Enola Holmes review: The new Holmes in town is something special.

Enola Holmes
Snap from the trailer of Enola Holmes Image: Netflix

The year is 1884 and Enola Holmes is on a mission — to find her mother, escape her brothers and live life on her own terms. It’s a huge deal for the teenage sister of Sherlock Holmes, whose age and gender make her battle a difficult one. But her will won’t be broken, and in the Netflix film “Enola Holmes,” directed by Harry Bradbeer, title character proves this to anyone in doubt.

Summary of Enola Holmes

Enola (Millie Bobby Brown of “Stranger Things”) discovers on the morning of her 16th birthday that her mother (Helena Bonham Carter) has disappeared. She finds herself under the care of her brothers Mycroft (Sam Claflin) and Sherlock (Henry Cavill). Mycroft wants to send Enola to school, but Enola, who has been raised by her mother to be independent, refuses to have her identity defined by home.

Driven by a set of clues left by her mother, Enola escapes to London. On her way to the city, she crosses paths with Tewkesbury (Louis Partridge), a young lord also on the run from a suffocating fate. The pair form a predictable but no less tender bond.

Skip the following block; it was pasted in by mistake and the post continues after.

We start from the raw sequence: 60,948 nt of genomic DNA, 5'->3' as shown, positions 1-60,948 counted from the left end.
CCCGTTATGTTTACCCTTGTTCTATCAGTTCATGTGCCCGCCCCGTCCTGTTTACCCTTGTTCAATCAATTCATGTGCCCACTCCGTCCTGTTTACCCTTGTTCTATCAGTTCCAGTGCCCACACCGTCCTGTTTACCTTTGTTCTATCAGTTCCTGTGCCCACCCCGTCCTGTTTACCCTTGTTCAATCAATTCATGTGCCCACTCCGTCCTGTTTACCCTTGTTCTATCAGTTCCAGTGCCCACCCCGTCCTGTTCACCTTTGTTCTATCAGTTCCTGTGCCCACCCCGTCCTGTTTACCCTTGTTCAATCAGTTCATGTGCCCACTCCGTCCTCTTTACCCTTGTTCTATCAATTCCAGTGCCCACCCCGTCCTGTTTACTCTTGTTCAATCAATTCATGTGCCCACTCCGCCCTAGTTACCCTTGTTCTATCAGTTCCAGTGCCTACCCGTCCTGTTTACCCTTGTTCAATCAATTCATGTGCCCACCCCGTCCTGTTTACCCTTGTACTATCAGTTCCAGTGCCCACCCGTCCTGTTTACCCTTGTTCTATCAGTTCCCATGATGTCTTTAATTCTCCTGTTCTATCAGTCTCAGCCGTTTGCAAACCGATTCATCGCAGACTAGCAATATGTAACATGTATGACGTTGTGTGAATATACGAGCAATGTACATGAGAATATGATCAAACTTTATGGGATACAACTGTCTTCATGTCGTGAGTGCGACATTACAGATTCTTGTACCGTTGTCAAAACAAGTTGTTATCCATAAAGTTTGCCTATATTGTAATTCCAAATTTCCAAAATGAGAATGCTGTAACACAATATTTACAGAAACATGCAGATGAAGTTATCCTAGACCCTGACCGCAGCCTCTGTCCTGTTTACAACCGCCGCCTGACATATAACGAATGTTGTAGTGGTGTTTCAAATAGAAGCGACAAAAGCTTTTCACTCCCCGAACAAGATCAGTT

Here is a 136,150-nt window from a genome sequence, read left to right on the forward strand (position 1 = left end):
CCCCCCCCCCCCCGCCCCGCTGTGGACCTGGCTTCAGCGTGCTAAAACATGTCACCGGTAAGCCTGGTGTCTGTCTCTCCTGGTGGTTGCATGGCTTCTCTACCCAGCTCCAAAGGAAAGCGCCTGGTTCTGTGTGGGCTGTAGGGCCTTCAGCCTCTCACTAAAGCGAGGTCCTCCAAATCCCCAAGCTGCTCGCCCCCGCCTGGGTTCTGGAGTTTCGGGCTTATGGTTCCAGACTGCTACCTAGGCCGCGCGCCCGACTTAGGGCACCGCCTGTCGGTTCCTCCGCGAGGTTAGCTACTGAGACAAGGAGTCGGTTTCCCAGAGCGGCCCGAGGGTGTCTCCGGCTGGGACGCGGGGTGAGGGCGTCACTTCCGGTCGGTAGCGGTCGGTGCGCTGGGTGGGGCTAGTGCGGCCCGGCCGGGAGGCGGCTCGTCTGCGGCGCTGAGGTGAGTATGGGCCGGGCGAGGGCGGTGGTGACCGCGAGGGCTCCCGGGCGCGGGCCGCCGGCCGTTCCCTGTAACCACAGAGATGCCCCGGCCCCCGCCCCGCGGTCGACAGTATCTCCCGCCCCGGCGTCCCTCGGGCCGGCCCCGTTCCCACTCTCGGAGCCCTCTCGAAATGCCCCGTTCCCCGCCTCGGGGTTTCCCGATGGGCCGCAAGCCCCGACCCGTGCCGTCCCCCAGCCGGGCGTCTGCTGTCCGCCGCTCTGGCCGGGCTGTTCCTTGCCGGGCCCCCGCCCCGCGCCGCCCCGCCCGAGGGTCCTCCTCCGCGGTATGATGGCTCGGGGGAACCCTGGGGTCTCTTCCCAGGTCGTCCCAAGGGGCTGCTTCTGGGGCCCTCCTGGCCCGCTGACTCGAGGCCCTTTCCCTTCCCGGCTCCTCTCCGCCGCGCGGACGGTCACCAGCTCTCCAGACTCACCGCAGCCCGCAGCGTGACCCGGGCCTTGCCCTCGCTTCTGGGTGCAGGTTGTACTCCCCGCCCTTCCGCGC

Enola Holmes

While Enola looks for her mother and undertakes other mysteries in the process, England is on the cusp of change, with an extension of voting rights being decided in the House of Lords. “Enola Holmes” meets around the stakes of democracy, including the work of suffragists fighting for widespread representation.

The film is successful in balancing these broad themes with our protagonist’s adventures, and that is due in large part to the work of Brown, whose energetic performance breathes new life into the Holmes creative world.

 “Enola Holmes” is about a young woman in search of herself. The film’s value, however, comes from a deeper investigation of power, familial bonds and the risks of changing a world determined to stay the same.

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